This is an odd one to try to explain to people.
Lily and the Octopus is about Ted, who talks to his dachshund, Lily, and thinks he can hear her talking back. It’s unclear whether he genuinely believes she is talking to him, or if it’s just how he copes. At the beginning of the book, Ted notices a tumour on Lily’s head, although he doesn’t name it, instead seeing it as an octopus, which shortly also begins talking to him.
It sounds strange, but it really works. I want to say it’s a brilliant exploration into mental health, but again we’re unsure what exactly is going on with Ted. He seems to know that the octopus isn’t really an octopus, but he insists on calling it that whenever he discusses it with people. He acknowledges his struggles, asking his friend if he thinks he is crazy. Traditionally in literature, acknowledging the possibility that one might be ‘crazy’ usually means that they are not. It’s the most effective case of an unreliable narrator that I’ve encountered for a long time.
In November I fell in love with my own dachshund puppy, so I found this book heart-wrenching to read. I wanted to keep reading because it was so good, but at times it caused me real pain – I don’t think I’ve ever reacted like this to a book before, where I loved it but at the same time, I almost didn’t like it. It felt like I was reading about my own little puppy.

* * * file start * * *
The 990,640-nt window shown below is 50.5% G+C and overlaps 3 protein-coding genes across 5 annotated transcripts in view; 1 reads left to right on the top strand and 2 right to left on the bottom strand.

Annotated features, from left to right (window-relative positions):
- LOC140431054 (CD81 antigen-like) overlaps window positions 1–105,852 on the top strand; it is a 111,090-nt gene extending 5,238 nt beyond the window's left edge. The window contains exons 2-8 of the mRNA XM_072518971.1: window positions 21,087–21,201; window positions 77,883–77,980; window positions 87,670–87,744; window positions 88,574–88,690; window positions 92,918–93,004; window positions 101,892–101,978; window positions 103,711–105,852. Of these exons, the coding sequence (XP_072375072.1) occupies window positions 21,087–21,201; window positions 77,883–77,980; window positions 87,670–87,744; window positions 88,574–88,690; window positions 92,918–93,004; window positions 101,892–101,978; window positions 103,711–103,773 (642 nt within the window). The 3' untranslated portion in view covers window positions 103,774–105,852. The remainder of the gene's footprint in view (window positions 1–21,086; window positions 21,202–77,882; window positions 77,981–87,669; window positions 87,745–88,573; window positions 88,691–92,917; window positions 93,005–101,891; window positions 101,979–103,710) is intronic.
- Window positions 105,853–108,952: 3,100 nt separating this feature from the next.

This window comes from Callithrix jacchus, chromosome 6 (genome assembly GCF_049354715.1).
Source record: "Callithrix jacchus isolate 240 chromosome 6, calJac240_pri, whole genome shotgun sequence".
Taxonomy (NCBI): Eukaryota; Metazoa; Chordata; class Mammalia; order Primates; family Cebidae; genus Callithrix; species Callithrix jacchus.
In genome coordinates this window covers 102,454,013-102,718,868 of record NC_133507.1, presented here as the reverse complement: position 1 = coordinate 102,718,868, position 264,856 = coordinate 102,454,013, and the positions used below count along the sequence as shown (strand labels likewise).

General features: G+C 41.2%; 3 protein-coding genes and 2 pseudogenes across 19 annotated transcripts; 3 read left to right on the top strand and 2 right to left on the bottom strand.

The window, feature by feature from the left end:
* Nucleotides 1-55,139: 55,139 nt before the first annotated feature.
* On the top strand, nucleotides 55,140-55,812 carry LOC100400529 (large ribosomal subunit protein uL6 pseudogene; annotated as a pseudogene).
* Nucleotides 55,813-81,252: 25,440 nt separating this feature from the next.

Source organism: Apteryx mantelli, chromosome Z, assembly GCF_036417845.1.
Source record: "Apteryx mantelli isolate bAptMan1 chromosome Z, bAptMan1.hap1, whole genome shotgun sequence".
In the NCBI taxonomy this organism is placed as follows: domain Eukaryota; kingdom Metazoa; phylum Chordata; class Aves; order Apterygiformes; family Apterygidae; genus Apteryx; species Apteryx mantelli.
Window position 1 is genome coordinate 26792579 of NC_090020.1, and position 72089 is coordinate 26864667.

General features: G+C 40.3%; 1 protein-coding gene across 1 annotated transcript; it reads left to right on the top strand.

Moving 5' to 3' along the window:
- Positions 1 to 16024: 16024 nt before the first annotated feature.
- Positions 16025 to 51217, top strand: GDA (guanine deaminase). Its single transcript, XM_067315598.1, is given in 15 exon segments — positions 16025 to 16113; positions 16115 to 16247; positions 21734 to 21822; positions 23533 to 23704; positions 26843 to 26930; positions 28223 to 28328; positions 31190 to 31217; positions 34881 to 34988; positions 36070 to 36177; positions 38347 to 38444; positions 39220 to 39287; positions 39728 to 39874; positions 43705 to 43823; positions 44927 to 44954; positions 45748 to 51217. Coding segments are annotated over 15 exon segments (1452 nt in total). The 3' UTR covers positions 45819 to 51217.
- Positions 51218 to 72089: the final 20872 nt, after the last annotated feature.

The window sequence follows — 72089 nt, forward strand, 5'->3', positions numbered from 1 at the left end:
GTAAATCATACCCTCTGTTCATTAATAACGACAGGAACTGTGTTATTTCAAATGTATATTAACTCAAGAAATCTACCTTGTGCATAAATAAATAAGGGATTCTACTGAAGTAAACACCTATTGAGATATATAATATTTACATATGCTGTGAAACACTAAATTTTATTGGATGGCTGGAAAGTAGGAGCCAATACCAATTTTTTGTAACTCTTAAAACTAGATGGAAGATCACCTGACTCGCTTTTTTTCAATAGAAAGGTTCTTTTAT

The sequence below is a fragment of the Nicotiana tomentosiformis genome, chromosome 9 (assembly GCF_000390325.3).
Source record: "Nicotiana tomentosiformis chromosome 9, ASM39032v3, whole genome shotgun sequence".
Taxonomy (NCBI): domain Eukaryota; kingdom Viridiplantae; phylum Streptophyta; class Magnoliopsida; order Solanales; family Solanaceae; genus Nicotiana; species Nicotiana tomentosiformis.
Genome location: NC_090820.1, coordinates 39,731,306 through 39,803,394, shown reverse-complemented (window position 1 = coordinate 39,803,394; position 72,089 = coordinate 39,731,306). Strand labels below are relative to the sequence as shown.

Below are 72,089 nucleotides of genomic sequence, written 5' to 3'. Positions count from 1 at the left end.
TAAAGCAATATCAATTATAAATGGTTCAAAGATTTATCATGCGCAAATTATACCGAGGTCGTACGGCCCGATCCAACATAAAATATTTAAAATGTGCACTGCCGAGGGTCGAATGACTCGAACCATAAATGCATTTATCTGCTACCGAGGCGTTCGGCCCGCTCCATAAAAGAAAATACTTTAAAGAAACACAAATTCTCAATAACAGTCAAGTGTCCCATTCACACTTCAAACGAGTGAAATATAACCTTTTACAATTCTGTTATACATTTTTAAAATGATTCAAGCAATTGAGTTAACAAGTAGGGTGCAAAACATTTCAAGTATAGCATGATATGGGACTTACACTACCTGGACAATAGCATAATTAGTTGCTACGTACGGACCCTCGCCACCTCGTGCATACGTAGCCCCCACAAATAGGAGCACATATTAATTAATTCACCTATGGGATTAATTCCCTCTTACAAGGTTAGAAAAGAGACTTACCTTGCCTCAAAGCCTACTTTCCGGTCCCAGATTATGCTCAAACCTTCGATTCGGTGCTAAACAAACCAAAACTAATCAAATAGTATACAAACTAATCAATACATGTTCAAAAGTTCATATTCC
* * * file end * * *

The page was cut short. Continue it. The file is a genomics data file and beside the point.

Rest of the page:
When I got to the end and read the author’s note, I was so pleased to find that it was the author’s own story (octopus possibly additional). I love that, because there is nothing more interesting than real life. I always find the best books are those that deal with ordinary people going through their ordinary lives, and the extraordinary ways in which they deal with whatever’s thrown at them.
(The exception, obviously, is Harry Potter. Not so ordinary.)
I don’t really have anything bad to say about it, aside from the genuine pain it caused in my chest. (I cuddled my sausage dog for two days’ straight afterwards.) Read this book!